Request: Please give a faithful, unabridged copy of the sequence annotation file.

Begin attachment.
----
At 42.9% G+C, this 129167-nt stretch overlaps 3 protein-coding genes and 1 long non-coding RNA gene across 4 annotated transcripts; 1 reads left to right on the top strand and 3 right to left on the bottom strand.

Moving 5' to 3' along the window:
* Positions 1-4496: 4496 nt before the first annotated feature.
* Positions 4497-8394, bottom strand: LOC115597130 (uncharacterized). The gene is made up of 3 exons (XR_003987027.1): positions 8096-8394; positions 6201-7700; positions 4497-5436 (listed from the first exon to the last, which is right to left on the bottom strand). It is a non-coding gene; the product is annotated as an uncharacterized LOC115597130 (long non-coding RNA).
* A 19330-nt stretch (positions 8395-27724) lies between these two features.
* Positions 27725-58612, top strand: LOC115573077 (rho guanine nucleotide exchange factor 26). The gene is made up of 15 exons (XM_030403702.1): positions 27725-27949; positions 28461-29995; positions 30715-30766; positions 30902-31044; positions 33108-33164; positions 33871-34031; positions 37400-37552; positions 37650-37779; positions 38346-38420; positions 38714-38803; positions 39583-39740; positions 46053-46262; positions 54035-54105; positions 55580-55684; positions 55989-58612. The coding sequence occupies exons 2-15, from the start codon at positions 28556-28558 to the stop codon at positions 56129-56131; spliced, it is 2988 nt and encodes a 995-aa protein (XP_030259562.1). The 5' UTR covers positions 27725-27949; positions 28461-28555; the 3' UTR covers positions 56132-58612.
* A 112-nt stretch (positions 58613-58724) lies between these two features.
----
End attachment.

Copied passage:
At 42.9% G+C, this 129167-nt stretch overlaps 3 protein-coding genes and 1 long non-coding RNA gene across 4 annotated transcripts; 1 reads left to right on the top strand and 3 right to left on the bottom strand.

Moving 5' to 3' along the window:
* Positions 1-4496: 4496 nt before the first annotated feature.
* Positions 4497-8394, bottom strand: LOC115597130 (uncharacterized). The gene is made up of 3 exons (XR_003987027.1): positions 8096-8394; positions 6201-7700; positions 4497-5436 (listed from the first exon to the last, which is right to left on the bottom strand). It is a non-coding gene; the product is annotated as an uncharacterized LOC115597130 (long non-coding RNA).
* A 19330-nt stretch (positions 8395-27724) lies between these two features.
* Positions 27725-58612, top strand: LOC115573077 (rho guanine nucleotide exchange factor 26). The gene is made up of 15 exons (XM_030403702.1): positions 27725-27949; positions 28461-29995; positions 30715-30766; positions 30902-31044; positions 33108-33164; positions 33871-34031; positions 37400-37552; positions 37650-37779; positions 38346-38420; positions 38714-38803; positions 39583-39740; positions 46053-46262; positions 54035-54105; positions 55580-55684; positions 55989-58612. The coding sequence occupies exons 2-15, from the start codon at positions 28556-28558 to the stop codon at positions 56129-56131; spliced, it is 2988 nt and encodes a 995-aa protein (XP_030259562.1). The 5' UTR covers positions 27725-27949; positions 28461-28555; the 3' UTR covers positions 56132-58612.
* A 112-nt stretch (positions 58613-58724) lies between these two features.